Original Article

The Relationship of Chronic Spontaneous Urticaria with Anxiety and Depression in Children

10.4274/jpr.galenos.2019.46548

  • Sait Karaman
  • Eyaz Karay
  • Şeyhan Kutluğ
  • Bilge Turedi

Received Date: 10.07.2019 Accepted Date: 29.08.2019 J Pediatr Res 0;0(0):0-0 [e-Pub]

Aim:

Chronic spontaneous urticaria (CSU) is characterized by urticaria recurring almost every day and lasting more than six weeks, with either known or unknown etiology. It may lead to various psychiatric disorders. Our aim is to determine the relationship of CSU with depression and anxiety in children.

Materials and Methods:

Children younger than 18 years of age who were followed by the Pediatric Immunology and Allergy Clinic of Diyarbakır Children’s Hospital with diagnosis of CSU were included in the study. A control group matched in terms of age and sex was formed. Both patient and control groups were evaluated by pediatric psychiatrics with regards to anxiety and depression. Prior to psychiatrics evaluation, Beck’s anxiety and depression scales were applied to the children aged 12 years or above. Patient and control groups were compared for anxiety and depression disease and symptom scores.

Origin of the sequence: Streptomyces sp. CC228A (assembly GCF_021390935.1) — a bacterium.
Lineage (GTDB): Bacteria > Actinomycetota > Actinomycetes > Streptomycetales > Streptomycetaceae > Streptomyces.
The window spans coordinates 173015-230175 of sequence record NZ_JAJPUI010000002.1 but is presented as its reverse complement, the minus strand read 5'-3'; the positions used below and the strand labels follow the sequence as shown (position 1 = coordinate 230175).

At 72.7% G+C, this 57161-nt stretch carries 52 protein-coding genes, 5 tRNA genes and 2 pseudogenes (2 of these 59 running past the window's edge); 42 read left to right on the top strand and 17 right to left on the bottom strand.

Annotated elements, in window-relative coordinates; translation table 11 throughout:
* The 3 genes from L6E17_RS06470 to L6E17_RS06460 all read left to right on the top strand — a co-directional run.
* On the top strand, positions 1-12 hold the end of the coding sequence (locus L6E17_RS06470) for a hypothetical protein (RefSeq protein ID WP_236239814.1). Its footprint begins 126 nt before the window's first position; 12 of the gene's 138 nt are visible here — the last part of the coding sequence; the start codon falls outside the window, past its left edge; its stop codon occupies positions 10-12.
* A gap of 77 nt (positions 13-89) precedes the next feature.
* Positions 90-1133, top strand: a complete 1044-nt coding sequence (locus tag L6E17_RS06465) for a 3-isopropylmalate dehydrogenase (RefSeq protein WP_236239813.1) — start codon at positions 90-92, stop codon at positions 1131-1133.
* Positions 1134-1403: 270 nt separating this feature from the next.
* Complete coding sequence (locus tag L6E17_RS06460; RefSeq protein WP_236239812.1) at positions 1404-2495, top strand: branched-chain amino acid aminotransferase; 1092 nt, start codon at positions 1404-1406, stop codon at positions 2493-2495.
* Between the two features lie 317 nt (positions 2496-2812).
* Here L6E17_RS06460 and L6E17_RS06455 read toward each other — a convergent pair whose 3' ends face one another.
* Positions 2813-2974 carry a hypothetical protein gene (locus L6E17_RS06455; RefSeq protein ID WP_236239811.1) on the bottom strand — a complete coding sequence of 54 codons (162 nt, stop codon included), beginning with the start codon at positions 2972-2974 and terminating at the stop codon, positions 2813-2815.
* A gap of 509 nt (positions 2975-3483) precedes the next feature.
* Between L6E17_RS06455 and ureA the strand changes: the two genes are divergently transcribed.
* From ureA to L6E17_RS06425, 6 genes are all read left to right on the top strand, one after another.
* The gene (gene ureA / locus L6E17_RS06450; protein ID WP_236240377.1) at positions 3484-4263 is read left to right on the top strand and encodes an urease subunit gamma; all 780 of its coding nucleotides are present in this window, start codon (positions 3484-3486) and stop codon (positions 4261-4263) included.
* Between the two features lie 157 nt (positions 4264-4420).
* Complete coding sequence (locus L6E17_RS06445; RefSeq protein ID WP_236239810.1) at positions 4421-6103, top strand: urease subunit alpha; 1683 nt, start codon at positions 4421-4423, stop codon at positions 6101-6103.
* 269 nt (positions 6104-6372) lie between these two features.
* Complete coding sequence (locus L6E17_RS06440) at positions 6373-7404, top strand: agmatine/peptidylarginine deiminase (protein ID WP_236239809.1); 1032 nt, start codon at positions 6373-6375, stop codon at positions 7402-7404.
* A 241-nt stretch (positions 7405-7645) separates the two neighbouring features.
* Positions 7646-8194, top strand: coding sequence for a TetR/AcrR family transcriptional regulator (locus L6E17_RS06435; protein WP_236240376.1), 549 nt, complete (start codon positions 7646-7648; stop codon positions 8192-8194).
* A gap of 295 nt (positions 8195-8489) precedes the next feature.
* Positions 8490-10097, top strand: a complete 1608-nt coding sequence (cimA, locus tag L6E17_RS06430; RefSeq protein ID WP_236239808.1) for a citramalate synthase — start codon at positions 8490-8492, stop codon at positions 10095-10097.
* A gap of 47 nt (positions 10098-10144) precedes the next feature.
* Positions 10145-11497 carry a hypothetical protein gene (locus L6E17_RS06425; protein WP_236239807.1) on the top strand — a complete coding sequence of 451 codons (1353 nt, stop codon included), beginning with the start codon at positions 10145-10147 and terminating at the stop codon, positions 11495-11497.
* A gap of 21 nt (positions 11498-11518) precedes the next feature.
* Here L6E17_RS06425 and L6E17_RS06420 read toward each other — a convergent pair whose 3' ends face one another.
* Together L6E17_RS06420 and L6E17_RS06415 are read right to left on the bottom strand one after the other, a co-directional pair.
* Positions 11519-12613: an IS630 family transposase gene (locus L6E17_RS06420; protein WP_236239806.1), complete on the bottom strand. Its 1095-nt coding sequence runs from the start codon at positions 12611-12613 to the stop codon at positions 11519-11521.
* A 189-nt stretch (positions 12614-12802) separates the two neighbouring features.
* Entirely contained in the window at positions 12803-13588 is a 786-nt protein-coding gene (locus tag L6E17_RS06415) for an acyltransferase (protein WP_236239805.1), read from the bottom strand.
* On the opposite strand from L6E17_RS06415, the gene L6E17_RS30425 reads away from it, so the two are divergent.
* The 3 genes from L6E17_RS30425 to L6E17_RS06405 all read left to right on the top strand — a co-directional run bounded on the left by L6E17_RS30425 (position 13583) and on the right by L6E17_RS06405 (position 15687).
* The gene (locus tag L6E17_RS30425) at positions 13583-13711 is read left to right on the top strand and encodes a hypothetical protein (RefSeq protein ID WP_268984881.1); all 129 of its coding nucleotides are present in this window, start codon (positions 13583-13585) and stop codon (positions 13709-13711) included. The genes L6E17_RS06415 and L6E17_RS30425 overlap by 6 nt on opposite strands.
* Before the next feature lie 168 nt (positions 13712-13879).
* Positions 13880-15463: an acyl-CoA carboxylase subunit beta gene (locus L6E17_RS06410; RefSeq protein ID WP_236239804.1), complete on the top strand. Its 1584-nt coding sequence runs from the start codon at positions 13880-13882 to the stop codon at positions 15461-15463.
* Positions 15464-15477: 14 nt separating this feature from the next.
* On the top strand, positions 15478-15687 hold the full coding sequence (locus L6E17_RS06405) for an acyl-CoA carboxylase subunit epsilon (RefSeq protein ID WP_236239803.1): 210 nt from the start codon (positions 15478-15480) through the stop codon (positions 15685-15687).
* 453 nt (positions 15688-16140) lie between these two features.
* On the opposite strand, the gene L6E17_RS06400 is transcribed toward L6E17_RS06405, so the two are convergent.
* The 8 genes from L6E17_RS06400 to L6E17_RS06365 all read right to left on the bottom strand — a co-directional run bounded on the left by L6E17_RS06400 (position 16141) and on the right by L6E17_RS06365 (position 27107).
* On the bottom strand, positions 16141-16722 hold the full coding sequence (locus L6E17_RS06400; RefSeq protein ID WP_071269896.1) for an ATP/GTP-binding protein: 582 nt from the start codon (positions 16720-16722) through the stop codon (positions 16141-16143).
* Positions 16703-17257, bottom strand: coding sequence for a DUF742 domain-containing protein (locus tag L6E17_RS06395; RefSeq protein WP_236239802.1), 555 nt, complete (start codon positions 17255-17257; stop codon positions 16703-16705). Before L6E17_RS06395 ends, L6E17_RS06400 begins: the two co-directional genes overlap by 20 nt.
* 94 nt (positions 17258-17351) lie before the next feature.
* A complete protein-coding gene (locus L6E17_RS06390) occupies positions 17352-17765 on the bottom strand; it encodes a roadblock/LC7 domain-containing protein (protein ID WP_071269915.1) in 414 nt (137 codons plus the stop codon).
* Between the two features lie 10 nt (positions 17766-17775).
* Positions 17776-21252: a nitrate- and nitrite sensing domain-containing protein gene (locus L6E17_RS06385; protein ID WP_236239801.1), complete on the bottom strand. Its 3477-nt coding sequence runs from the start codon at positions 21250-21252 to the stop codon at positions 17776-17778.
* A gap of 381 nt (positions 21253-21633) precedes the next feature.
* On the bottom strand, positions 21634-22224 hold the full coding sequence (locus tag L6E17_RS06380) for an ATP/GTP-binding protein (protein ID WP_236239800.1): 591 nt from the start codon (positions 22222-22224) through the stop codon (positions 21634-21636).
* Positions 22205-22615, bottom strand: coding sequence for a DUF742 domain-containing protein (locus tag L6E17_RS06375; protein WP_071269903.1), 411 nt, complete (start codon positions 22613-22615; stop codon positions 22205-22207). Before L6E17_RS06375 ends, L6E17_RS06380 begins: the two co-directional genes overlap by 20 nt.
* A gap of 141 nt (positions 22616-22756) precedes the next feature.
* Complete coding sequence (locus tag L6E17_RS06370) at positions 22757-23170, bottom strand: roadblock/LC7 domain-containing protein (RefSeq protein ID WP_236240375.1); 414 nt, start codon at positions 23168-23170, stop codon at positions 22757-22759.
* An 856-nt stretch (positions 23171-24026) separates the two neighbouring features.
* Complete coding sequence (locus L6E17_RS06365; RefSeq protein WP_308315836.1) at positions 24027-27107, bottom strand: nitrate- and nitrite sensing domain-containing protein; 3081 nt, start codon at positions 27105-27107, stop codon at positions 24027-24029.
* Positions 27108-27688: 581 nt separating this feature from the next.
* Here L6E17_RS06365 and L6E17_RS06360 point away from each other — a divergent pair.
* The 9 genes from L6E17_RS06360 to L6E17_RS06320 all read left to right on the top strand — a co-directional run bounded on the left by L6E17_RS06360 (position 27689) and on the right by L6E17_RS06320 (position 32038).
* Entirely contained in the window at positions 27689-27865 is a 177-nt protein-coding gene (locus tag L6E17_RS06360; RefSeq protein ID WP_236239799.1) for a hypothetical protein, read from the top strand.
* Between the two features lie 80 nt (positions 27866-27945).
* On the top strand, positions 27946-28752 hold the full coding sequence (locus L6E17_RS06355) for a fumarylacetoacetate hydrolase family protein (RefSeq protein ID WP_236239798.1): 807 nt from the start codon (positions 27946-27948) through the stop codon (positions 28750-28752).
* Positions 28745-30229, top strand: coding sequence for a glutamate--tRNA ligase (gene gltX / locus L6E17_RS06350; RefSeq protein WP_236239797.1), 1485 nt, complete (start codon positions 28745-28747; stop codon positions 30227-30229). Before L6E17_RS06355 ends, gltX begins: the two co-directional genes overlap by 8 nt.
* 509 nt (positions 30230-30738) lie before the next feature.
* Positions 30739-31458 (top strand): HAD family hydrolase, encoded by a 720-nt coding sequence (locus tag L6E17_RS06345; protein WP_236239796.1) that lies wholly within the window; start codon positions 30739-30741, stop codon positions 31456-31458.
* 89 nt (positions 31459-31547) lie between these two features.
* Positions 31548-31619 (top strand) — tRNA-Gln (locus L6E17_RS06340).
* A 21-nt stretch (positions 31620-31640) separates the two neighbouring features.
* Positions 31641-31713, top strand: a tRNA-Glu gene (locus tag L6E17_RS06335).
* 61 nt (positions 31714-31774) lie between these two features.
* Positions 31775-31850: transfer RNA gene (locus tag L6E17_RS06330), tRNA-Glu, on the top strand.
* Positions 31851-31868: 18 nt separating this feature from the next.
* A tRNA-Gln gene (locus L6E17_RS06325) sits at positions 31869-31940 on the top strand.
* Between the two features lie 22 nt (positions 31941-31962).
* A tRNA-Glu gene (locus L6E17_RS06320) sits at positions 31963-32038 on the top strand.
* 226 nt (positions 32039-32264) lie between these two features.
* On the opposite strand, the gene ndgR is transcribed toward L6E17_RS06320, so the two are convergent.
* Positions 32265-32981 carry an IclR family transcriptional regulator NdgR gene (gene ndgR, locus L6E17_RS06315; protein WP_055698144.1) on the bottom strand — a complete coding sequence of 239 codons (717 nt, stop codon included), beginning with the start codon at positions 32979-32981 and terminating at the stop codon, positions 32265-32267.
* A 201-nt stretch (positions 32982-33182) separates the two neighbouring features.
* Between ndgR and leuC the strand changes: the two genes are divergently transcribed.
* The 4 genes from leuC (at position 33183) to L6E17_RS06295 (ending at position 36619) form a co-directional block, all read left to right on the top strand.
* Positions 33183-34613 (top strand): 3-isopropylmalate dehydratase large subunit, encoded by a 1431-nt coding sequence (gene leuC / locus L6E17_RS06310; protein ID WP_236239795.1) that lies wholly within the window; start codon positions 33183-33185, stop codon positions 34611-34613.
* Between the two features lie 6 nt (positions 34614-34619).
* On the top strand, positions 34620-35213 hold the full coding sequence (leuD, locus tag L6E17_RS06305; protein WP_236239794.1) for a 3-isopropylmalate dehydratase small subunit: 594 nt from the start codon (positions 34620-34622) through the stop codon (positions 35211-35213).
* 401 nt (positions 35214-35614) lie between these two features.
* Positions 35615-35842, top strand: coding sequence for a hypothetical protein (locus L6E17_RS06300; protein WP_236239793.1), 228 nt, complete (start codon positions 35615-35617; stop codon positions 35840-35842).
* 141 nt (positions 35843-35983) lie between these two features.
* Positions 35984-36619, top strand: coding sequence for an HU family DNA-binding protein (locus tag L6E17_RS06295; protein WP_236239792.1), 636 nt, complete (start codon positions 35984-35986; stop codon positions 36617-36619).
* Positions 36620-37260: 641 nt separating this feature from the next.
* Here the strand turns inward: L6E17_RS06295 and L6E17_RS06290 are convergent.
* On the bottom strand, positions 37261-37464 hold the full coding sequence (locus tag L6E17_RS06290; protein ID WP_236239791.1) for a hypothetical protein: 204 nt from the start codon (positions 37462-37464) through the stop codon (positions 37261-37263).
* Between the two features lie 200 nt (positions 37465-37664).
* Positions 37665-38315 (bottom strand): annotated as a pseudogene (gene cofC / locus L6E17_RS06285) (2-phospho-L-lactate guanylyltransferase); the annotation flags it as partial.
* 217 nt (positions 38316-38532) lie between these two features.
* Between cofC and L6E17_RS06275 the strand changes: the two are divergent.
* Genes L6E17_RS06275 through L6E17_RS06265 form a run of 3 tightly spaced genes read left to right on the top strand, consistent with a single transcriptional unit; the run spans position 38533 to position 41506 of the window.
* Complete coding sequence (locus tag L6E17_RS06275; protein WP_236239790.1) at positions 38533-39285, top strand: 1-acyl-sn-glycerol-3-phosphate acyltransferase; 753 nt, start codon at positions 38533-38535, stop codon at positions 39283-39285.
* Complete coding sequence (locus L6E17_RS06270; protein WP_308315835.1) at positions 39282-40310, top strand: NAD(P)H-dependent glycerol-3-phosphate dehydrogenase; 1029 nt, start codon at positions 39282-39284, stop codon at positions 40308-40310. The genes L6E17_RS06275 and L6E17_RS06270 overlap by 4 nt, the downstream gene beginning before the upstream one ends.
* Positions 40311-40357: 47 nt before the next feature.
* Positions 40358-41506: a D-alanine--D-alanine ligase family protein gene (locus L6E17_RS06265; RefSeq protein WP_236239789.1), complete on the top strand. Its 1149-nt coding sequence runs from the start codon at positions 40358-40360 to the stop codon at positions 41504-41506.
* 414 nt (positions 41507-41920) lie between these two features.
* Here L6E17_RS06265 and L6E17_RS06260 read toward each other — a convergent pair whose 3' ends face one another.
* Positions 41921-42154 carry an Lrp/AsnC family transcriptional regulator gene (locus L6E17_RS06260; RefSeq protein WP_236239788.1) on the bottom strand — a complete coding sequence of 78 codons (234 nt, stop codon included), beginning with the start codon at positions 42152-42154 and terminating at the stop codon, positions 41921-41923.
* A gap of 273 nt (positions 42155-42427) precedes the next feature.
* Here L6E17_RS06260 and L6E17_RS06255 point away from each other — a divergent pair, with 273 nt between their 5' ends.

Results:

The study included 63 patients, 32 of whom were aged 12 years or above (12+ patients), and 82 controls, 32 of whom were aged 12 years or above (12+ controls). In the patient group, both anxiety and depression disorders were significantly more frequent. Similarly, anxiety and depression symptom scores were significantly higher in the 12+ patient group. This increase was found to show positive correlation with age and disease duration (p<0.05). There were no significant differences between patients with and without autoimmunity regarding anxiety and depression disorder (p>0.05).

Conclusion:

In children, chronic spontaneous urticaria leads to anxiety and depression. This condition increases with age and disease duration.

Keywords: Allergy, Anxiety, Children, Depression, Urticaria